We also see a similar intention in the drawings of John Hejduk, in which axonometric projection is built up from specific angles so that the buildings’ vertices are superimposed over each other, collapsing space into a series of graphical elements, thus achieving a pictorial construction that is hard to read in spatial terms. However, the resulting hermetic quality implicit in these constructions condemned the axonometric drawing - especially as it was conceived during the 1970s and 1980s by Hejduk, Gwatmey, Graves and Eisenman - to a type of drawing by architects solely for architects; an abstract illustration of an architectural theory more than a project-oriented method to describe a phenomenological experience.
Above we saw how the disappearance of the horizon and the spectator in axonometric drawings created a methodology of representation in an abstract Euclidian field. But it’s also the lack of light and shade over the volumes that makes the drawn object appear to float in an indefinite space and time in which day and night do not exist. And it is this ambiguous relationship with time that reveals another crucial aspect for reading an axonometric drawing. Whereas two centuries ago Durand used parallel projection to propose an architecture without rhetoric, or rather a representation without rhetoric - as the Smithsons’ put it - axonometric drawing techniques have now become one of the drawing techniques most laden with significance and therefore with rhetorical baggage. The removal of vanishing points and the subject from the drawing’s frame not only dislocated the architectural object in space, but also in linear time. The immediacy of traditional perspective, like a photograph taken at a specific moment - is substituted by a drawing created outside a specific temporal and spatial framework.
If anyone is intrinsically connected to the current attention focused on isometric projection, it is James Frazer Stirling. Stirling, the third architect to win the Pritzker after Philip Johnson in 1979 and Luis Barragan in 1980, is once again in the spotlight of architecture following a series of publications, articles and exhibitions. (4) His work powerfully combines a modernist vision with a formal historical inheritance; it was controversial and relentlessly criticized by reactionary architects and progressive colleagues alike, because it transgressed the barriers of both ideologies. “The main tool to expose the results of Stirling’s work is the black and white axonometric drawing (...) these drawings describe with mechanical precision the formal organization of the buildings, showing neither materials, nor light, shadows or drama.”(5)
For Stirling, axonometric drawing was the most accurate means of representing his buildings, not only - as many writers have pointed out - because he was able to define plans, sections and facades of a design in a single image without distortion of measurements, but rather because of his ability to place the building outside a defined temporal framework. The freedom with which Stirling combined typologies, backgrounds and historical details in his architecture required a representation which enabled contemporary, historical and futuristic features to coexist without the unavoidable restriction of linear time. Stirling’s work occupies an indefinite place in time; his work, simultaneously modern and ancient, dodges a contextual commitment by using isometric drawing (6) and by placing all the compositional elements in juxtaposition in the same scale and with the same importance. The “difficult whole” of Stirling’s work is defined as a balance struck between anachronistic elements linked through its formal composition. His projects and reductive axonometric drawings truly call into question the modernist idea of progress and the conception of linear time.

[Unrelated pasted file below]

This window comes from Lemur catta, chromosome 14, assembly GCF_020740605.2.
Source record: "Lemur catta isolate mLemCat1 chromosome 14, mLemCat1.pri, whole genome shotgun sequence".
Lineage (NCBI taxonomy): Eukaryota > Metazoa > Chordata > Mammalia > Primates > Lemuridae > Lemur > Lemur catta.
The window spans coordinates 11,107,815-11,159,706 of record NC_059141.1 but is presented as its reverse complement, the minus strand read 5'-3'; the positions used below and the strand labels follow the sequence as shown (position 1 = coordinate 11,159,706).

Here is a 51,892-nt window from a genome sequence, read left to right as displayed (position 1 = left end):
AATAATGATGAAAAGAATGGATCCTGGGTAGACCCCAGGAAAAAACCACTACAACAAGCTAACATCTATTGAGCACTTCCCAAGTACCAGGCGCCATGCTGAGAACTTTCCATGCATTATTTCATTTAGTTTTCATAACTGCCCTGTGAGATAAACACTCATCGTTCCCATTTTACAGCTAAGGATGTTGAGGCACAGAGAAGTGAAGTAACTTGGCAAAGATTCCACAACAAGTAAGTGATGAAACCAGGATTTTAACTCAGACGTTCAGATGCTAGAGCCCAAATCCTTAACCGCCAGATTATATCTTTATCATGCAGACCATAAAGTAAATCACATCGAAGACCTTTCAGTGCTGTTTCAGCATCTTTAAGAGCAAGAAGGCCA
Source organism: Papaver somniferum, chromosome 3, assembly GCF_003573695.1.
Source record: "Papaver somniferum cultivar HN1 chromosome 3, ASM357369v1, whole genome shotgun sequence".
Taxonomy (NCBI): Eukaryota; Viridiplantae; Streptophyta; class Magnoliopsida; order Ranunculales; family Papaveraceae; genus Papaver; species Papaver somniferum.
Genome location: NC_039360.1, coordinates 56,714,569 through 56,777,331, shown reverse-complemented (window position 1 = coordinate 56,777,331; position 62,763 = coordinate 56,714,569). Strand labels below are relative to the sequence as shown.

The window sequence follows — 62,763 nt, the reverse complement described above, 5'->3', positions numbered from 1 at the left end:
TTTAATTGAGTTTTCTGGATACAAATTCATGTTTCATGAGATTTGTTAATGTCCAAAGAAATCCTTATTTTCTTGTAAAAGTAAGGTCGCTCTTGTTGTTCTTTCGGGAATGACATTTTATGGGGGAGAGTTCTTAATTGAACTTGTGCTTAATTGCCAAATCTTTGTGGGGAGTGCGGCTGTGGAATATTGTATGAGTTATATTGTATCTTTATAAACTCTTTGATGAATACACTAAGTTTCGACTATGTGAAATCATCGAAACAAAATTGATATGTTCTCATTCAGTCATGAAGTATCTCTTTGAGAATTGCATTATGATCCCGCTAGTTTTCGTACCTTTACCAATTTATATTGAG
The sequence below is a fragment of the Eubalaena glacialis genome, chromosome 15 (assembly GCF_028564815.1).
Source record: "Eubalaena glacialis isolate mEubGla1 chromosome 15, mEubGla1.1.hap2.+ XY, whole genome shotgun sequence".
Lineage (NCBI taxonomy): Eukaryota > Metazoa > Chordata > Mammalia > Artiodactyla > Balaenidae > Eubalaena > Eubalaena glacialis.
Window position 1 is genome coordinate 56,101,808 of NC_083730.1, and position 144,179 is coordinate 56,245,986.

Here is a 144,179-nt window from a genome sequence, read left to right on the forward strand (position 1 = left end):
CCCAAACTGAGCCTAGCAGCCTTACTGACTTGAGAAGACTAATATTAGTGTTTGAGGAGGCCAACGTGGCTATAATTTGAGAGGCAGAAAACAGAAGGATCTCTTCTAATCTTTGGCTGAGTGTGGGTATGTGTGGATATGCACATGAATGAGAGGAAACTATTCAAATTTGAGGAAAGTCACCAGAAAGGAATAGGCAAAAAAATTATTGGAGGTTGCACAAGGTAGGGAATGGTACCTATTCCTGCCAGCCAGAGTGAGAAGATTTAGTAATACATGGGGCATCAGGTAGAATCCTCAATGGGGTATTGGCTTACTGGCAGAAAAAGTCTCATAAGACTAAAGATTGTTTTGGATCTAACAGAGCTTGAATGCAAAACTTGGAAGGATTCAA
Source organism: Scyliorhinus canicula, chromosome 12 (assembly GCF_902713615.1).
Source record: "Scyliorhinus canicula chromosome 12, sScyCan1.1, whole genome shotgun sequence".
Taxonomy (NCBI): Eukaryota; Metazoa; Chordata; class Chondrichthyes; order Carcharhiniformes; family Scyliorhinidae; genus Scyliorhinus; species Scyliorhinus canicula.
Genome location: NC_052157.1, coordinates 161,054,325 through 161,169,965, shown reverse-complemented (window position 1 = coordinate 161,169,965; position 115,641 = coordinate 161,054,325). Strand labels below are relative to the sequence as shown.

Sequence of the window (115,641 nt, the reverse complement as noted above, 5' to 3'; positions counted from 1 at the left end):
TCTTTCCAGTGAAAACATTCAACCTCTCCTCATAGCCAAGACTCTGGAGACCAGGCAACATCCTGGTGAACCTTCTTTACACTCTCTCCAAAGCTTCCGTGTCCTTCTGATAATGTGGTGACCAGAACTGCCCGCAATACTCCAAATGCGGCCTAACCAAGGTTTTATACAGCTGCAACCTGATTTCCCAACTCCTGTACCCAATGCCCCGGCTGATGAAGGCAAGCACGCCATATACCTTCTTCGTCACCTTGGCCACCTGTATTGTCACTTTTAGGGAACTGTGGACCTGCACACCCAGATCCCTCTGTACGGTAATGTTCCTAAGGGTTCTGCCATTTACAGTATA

It is hard to know if the renewed interest in axonometric drawing derives from nostalgia for the architectural discipline and detail in the style of Durand in reaction to the populist and “promotional” language of digital visualizations. Perhaps the return to orthogonal techniques of projection shows a desire to recover and reestablish the discipline of architecture as something more than an efficient and direct response to the requirements of the market. At this historical juncture, as there is uncertainty about whether we should be looking forwards or backwards to lay the foundations for a new ethical framework for contemporary architecture, axonometric drawing - as an intellectual construction that is disconnected from a specific time - once again appears to be a useful tool for an architecture that places equal value on its historical heritage and its longing for innovation.
(1) Jencks, Charles , “A note on the drawings”, in James Stirling, Architectural Design Profile. New York, Academy Editions, St. Martins Press, 1982, p. 50.
(2) Allan, Stan, Practice: Architecture, Technique and Representation. Amsterdam, G+B Arts, 2000, p. 1.
(3) Leah Dickerman, “El Lissitsky’s Camera Corpus”, in Nancy Lynn Perloff and Brian Reed, eds., Situating El Lissitzky.:
(4) See Oase, Journal for Architecture, No. 79, NAI Rotterdam, 2011 and the publication “Notes from the Archive: James Frazer Stirling”, Anthony Vidler, CCA and Yale University Press, 2010 and the touring exhibition of the same name, “Yale Center for British Art”, Tate Britain, Staatsgalerie Stuttgart, Canadian Center for Architecture.
(5) Joachim Declerck, Kersten Geers, Christophe Grafe, Ruben Molendijk, Pier Paolo Tamburelli and Tom Vandeputte, “Editorial: The architecture of James Stirling” in OASE 79, James Stirling, Oase, Journal for Architecture, no. 79, NAI Rotterdam, 2011, p.7.
(6) The terms to describe parallel projections in the European languages changed through time, and this has created some historiographic confusion. Axonometric projection was sometimes defined as a special case of isometric projection and vice versa. See Perez Gomez, Alberto and Pelletier (1997), Louise, Architectural Representation and the Perspective Hinge, MIT Press, Cambridge, p. 308.
(1) Drawing from Précis des leçons d'architecture, Jean Nicolas Durand, 1823.
(2) Drawing from James Stirling and Michael Walford, axonometric of entrance hall and sculpture garden,Wallraf-Richards Museum, Cologne, 1975.